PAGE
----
The folk museum had some of the same kinds of items - blacksmith tools, dishes, flour grinders - as the mill had but with more professional displays.  I loved that they were housed in the old fortress rooms.  I am not sure what the rooms had been originally but the size of the rooms and the thickness of the walls added to the presentation of the exhibits.  I especially liked the room with the fishing nets and traps.  They also had some interesting old photos and drawings.  There were some rooms devoted to knitting and lace-making as well. 

The archeology museum was housed in an old mansion and had a marble staircase.  The museum used some downstairs rooms and had a huge gallery on the second floor with grand windows that had sort of frosted panes.  They had quite a lot of information on the neolithic period including the different sites and some burial sites too.  There were some artifacts, including a number of earth goddess figurines.  In the first room there was information on the geology of the Maltese archipelago with its limestone, blue clay, and coral layers.  There was a room with a wall of amphorae that had been used for shipping wine.  Signboards held info on bread, wine, oil and how they were produced.  I was glad I had time for both and it was still only around 3 pm so I decided to get some local food to eat.

This was not so easy as it would first have seemed.  All of a sudden the streets seemed empty, there was a loud screeching noise, the wind was gusting furiously and I wondered if the world were ending.  There was a small market square with lots of handmade sweater stalls and a restaurant - It was named Tork (or something like that) and advertized traditional Gozan food.  I was sold....and I could eat on the terrace (upstairs balcony).  The waitress offered their local fish special of lampuki but I kind of had my heart set on the Gozo platter so I ordered it will a glass of local red wine - but could only get South African by the glass.  I absolutely loved my Gozo platter:  black olives, capers, sun-dried tomatoes, fresh tomatoes, lettuce, fresh sheep's cheese molded with a little design, the same sheep's cheese aged and coated in herbs, and red onion along with some crusty Gozan bread.  I went down to pay as the waitress was leaving.

When I got to the bus stop/station, the waitress was there and I asked her which bus went to the ferry.  She told me which one, and when, and it happened she was going to her village which was a few stops before the ferry.  She said she usually works until 6 but the "winter" weather that we had today makes people shy away from touristing and so everything was much quieter today.  So that's what happened!?!  I got on the ferry right away and off it went.  I was thinking things were going quite well with this public transportation thing...  I should have knocked on wood.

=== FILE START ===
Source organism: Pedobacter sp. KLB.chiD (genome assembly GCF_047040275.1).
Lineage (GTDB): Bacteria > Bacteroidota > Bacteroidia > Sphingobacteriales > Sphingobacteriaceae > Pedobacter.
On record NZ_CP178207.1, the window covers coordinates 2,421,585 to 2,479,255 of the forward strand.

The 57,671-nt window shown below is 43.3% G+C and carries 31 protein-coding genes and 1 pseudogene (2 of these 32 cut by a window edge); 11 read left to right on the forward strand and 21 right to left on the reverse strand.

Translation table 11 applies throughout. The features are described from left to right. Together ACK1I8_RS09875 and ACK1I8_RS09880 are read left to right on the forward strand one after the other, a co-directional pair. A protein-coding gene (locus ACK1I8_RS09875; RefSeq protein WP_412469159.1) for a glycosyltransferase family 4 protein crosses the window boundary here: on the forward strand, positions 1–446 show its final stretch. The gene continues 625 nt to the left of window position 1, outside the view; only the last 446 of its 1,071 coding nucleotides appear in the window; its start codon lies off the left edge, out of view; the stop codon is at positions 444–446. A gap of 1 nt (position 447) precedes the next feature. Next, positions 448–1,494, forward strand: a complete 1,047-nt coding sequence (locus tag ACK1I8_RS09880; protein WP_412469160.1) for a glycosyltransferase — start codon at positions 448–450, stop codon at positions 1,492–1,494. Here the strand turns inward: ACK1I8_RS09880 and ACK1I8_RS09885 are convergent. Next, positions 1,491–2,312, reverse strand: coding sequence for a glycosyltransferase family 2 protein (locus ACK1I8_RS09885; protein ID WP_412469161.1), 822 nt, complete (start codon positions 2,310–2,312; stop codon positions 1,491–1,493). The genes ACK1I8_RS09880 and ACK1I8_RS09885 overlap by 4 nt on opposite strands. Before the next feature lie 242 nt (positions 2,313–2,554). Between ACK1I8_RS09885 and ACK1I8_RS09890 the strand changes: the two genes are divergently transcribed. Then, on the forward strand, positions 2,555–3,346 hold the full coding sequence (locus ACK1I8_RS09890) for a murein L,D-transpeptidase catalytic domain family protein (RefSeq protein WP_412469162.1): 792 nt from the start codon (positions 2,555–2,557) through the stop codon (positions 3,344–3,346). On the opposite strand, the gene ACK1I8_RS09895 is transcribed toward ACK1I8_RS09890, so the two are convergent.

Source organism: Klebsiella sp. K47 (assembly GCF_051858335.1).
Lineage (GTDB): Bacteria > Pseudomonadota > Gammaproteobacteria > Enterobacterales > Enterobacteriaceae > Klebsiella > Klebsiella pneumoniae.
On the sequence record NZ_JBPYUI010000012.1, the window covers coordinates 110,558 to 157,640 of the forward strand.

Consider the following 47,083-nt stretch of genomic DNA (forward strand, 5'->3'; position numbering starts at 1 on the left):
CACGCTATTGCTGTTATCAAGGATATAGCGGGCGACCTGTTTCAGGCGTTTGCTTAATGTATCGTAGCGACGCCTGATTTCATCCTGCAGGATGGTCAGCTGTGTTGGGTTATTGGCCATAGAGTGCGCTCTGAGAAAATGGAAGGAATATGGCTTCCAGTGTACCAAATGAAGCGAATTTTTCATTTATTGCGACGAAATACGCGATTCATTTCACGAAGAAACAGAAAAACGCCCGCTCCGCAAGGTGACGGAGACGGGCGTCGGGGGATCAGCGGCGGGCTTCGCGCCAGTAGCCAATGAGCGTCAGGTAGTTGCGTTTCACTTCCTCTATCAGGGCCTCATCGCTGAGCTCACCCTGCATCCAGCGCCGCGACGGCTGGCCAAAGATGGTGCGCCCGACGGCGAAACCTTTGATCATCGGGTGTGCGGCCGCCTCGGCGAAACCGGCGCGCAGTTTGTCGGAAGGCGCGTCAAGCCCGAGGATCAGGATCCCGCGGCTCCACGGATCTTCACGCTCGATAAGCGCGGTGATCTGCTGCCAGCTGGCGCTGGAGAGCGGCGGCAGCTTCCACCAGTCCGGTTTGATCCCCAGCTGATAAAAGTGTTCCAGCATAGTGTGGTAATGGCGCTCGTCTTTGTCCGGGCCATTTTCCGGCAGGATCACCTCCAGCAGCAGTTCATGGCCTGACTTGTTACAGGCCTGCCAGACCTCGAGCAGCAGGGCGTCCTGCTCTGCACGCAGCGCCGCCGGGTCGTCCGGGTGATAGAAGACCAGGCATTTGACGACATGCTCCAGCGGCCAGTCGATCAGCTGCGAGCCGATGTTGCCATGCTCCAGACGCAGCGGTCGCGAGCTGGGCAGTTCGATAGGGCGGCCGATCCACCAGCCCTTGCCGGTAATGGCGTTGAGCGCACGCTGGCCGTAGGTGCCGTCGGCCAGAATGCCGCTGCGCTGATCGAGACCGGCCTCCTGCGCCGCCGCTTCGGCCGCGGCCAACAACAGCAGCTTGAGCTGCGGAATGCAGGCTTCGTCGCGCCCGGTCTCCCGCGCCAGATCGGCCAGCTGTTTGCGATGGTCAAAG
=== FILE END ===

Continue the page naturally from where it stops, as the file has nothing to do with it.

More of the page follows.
Too fast....things went awry when I got off the ferry and went to the bus stand.  People started getting on the first bus there but that one wasn't going to Valletta.  Neither was the next, or the one after that.  There were a whole bunch that said - "sorry, out of service."  I kept asking the drivers if they were going to Valletta but no one was.  Bit by bit, all the people from the ferry got on different buses - some for the airport, some for the Siliema ferry, others I don't know where.  A #41 bus driver said he was done, but another one was coming soon.  By now, it was approaching 7 pm.  Where did all the time go??   A sign showed the X-1 and the 221 buses due to arrive shortly - I don't know how many 221's had come and gone by then.  Then the sign showed a 41 due to arrive at 18:59, and then in 9 minutes, then in 3 minutes.  A driver was walking around and I heard Valletta so I asked him if the Valletta bus was really coming in 3 minutes, and he said - there's a Valletta bus and it is leaving, go get on now.  So I did - I think I may have pushed into someone in my haste to get on this bus.  I know it was not a 41 bus while it was standing there before - I think it was transformed into one.  That may have happened to others and they managed to slip by me.  To me, the system defied logic.  While I was waiting, one pleasant man had said that soon there would be a new terminal - as if that would help me get back to my hotel.  Who knows - maybe a new terminal is all that is needed.

I made it back to Valletta around 8 pm, got some water, managed to pass my street turnoff and had to retrace my steps, but now here I am snug in bed and have almost forgotten the trauma of waiting for a bus and not knowing if it would ever come.